Go to any crowded place, like a restaurant or retail store, and try to count how many individuals are in the room. You’re either going to put a significant amount of effort into tallying the group, or you’re going to give up in frustration as people move about and you lose track of them. Still, there are many situations when it’s useful to know how many people are in a crowd. This new technique from University of California Santa Barbara researchers can accurately count them using just off-the-shelf WiFi devices, and they don’t even need to be in the same room.
There are a number of reasons why you might want to know the number of individuals in a room. Those include security, safety, and even marketing. It’s easy to imagine why a retail chain would be interested in how many people are in each of their stores at any given time, or why the TSA would like to know how many people are at an airport gate. The technique developed at UCSB’s Mostofi Lab can determine that information with only an inexpensive WiFi transmitter and receiver.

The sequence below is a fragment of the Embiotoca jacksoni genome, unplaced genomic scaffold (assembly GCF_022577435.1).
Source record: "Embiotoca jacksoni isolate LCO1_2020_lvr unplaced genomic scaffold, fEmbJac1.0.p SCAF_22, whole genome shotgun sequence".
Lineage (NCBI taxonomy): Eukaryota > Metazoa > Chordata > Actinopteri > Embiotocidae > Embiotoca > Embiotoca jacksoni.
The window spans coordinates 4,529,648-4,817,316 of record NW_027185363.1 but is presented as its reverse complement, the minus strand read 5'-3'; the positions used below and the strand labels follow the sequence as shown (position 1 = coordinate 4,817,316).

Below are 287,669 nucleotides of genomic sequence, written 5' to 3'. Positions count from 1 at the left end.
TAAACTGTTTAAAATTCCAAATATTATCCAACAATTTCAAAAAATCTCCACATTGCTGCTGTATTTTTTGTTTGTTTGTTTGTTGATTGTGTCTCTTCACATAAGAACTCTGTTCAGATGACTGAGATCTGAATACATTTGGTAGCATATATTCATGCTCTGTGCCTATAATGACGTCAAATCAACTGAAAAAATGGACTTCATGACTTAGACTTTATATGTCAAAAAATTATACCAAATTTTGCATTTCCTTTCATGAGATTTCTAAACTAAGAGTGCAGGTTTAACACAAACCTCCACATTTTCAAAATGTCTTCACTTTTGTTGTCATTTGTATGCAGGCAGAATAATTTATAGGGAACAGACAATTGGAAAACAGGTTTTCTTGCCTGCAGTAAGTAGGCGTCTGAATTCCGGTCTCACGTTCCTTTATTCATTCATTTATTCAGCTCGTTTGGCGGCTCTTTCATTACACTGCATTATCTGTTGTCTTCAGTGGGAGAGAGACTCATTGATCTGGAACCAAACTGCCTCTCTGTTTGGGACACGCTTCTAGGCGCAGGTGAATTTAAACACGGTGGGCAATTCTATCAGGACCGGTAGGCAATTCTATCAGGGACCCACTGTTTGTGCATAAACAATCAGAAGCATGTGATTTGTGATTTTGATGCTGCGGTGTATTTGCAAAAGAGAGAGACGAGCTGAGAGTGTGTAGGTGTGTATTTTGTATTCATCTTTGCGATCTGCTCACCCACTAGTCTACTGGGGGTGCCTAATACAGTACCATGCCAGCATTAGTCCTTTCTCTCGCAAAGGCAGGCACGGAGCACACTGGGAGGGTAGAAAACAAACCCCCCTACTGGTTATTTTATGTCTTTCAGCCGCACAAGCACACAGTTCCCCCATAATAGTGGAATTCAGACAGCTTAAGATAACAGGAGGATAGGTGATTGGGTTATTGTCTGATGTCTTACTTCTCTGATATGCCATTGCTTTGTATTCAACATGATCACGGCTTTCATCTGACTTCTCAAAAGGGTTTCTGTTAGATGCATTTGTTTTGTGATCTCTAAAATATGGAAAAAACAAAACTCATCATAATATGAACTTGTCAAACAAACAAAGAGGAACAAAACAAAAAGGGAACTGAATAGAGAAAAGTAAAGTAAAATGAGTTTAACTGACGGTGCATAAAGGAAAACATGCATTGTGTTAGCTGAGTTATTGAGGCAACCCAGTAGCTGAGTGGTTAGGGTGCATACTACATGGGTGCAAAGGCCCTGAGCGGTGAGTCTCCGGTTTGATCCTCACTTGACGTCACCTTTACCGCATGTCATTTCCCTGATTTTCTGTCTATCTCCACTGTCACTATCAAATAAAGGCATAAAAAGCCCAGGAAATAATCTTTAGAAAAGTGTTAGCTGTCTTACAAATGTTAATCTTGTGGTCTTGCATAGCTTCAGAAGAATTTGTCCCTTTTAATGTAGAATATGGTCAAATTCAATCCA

You may be thinking they’re simply counting the WiFi signals given off by people’s smartphones, which is already an established technique. But, this is different, and works regardless of what the people have in their pockets. It measures the strength of the received signal that’s bouncing back from the crowded room. Each person causes a signal drop that can be registered, and their work has made it possible to count the individuals based on those signal drops. For now, it can only count a group of up to 20 people, but they were able to achieve 90% accuracy. Further development could potentially increase that number to cover much larger crowds.